With a baking career of more than 30 years, Doris Zelinsky has worked for family bakeries and international conglomerates, in operations and then as a consultant for businesses whose annual sales range from $25 million to billions. Having been introduced to the idea of mentoring in the first graduating class of women at Yale College, she offered her advice on the subject to Baking & Snack
readers in this exclusive interview.
Baking & Snack: How have the advances in technology and the focus on lean management and efficiency affected mentoring in the industry?
Technological advances have made it seductive to communicate succinctly and electronically. In today’s world, we give new bakers few opportunities on the job to hone their social skills and to create a personalized toolbox of social capital. Our current bakery industry, shaped by the facility and speed of technology, makes mentoring an even more effective tool for guaranteeing a baker’s success in his career.
My roots are in operations, and I love the power of lean and its principles: details, corroboration, data-based testing and tuning, and a companywide focus to drive out waste and improve efficiency. I have experienced the power of lean to be a fundamental, grassroots reinvention of how work is performed.
For a bakery company, new to lean, or a baker who is a new recruit to a company that applies a lean approach, mentoring can provide the crucial skills that make lean effective. What types of skills are these? A baker needs to understand how to listen seriously with both words and more than words — his body language. He needs to know how to moderate conflict. He needs a keen sense about when to pull back and not insist with his lean project team, his peers or boss that a decision be made. And he needs to practice, with a mentor’s guidance, how to marry the data-driven lean approach to his own history and intuition, steering the optimal path for quality and efficiency in his bakery.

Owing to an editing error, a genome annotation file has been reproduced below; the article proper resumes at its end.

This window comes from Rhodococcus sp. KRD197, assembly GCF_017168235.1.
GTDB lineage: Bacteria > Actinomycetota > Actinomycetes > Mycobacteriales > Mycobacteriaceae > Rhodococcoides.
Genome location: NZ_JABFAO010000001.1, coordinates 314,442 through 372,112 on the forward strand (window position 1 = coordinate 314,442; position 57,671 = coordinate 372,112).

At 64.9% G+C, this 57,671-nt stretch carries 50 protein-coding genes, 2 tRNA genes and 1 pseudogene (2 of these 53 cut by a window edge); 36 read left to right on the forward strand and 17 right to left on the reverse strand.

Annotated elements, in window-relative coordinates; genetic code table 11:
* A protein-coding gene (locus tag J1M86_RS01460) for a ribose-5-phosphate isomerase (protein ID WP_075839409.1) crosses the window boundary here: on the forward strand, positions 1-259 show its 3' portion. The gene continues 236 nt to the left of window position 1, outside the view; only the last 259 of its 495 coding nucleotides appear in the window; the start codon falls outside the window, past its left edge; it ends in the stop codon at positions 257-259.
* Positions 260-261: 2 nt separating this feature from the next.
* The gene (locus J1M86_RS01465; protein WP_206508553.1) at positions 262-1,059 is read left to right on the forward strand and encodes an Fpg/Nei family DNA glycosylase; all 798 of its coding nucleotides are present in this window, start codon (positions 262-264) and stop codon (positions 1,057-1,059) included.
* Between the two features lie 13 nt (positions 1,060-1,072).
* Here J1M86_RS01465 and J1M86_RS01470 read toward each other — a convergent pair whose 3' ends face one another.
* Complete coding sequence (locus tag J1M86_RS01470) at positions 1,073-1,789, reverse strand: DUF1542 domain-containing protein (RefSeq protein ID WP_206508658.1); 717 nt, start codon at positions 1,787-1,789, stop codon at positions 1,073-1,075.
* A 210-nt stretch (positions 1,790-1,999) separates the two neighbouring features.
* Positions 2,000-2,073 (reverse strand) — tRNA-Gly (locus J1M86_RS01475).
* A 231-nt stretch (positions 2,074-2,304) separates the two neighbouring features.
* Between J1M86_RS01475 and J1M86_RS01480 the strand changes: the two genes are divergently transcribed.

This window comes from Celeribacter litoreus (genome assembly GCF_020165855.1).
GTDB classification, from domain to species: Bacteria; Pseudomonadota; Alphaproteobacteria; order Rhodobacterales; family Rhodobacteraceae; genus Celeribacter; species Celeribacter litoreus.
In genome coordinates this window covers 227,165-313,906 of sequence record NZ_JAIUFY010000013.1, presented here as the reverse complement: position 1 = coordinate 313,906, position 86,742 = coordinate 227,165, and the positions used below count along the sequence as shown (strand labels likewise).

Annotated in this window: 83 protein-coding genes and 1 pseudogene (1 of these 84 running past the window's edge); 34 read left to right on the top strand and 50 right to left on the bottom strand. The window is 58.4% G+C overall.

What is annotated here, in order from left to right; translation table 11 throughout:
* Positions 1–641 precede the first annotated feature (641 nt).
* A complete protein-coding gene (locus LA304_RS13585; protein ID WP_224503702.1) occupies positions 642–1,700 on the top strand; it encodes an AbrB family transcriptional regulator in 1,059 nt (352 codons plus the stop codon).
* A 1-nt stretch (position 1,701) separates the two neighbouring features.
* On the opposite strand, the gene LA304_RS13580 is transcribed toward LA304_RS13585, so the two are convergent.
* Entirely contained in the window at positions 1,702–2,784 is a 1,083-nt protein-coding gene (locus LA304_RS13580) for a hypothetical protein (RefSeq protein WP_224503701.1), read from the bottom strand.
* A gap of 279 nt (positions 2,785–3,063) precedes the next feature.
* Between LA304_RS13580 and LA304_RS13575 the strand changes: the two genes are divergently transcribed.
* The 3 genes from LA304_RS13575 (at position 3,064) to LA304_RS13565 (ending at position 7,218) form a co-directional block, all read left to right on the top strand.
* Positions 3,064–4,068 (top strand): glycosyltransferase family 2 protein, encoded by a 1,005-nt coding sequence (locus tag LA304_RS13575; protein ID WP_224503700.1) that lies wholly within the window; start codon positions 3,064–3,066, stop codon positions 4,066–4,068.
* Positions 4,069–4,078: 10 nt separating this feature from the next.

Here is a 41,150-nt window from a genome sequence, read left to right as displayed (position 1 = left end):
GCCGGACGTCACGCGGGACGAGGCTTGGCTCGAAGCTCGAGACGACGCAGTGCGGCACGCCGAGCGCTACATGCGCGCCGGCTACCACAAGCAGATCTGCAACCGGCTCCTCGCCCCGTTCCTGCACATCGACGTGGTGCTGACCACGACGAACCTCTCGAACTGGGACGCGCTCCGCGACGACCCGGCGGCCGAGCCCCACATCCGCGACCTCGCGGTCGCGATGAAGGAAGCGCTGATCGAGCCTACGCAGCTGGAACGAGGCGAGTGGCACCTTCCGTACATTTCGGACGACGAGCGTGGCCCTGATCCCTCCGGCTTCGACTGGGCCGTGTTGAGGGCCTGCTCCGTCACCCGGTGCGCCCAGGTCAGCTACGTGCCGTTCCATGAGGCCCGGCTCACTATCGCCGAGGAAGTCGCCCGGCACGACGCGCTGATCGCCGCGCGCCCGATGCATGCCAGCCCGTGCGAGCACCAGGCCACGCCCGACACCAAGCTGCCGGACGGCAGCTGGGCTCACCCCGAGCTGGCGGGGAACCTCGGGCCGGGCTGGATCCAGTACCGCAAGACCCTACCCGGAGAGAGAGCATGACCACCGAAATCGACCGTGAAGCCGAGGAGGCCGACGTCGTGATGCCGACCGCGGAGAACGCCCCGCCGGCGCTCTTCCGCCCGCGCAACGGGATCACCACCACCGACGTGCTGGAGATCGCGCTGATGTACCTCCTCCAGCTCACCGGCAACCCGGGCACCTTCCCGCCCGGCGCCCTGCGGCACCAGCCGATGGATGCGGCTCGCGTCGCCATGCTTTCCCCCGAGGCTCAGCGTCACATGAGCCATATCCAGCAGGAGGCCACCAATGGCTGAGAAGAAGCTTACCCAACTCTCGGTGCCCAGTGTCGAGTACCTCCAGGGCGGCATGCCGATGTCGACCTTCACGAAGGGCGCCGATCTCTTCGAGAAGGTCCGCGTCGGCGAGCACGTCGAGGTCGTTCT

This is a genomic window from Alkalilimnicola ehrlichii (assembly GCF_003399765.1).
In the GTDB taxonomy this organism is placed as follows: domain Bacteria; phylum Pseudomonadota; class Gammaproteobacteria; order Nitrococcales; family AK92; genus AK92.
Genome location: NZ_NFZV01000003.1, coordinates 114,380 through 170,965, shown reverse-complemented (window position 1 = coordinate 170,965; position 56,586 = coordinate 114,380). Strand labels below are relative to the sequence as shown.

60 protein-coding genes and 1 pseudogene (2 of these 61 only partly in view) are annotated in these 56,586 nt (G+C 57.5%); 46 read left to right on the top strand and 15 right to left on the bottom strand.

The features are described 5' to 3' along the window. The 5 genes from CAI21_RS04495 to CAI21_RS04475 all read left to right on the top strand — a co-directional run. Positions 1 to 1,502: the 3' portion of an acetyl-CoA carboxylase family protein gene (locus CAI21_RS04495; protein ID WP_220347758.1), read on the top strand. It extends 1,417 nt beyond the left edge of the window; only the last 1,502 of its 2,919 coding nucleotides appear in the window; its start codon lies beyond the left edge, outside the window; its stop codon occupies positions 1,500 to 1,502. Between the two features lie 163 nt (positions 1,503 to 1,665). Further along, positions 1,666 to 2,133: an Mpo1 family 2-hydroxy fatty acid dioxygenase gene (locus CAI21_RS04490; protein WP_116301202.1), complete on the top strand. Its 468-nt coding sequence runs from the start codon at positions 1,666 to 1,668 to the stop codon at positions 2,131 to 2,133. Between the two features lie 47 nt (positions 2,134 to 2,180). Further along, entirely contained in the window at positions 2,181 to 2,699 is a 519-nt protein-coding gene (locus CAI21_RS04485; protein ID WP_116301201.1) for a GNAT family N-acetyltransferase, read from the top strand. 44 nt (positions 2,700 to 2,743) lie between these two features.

How have the Internet and social networking changed opportunities and effectiveness of mentorship? How do the old-fashioned ways of mentoring compare to new social mentoring ways?
I’d like to answer this question with an analogy.
First, remember not long ago when we would ask a bakery for instructions to its location when we called to confirm our visit on the phone? These instructions would frequently include advice like, “There’s a Taco Bell as soon as you have gone too far,” and, “Avoid the big potholes on the last four blocks of the route.”
Then came Mapquest, with no such advice. Today, we almost always use GPS, which includes landmarks and admonishes us as soon as we err but still cannot caution about the route’s potholes.
Social networking and Internet-based advice can be as good as our GPS. Face-to-face mentoring can guide around the potholes. Mentoring is a trust relationship between two human beings, and the best way to create and sustain that relationship is face to face.
With everyone being pulled in so many directions these days, how might a mentor find time to provide advice and tips? How can you make sure it’s worth the time it takes?
The Harvard Business Review
article I mentioned earlier
has a wonderful quote by Ed Gadsden, recalling his own conversation with the late legal scholar and federal judge Leon Higginbotham. When asked what he got out of being Ed’s mentor, Judge Higginbotham was remembered as replying, “You’re nothing like me. The people you’re around, the things you see, what you’re hearing — you provide a perspective I wouldn’t otherwise have.”
That gained knowledge provides a strong and tangible payback for a mentor on his time. Just this knowledge alone makes the time invested mutually beneficial for the seasoned mentor and her protégé.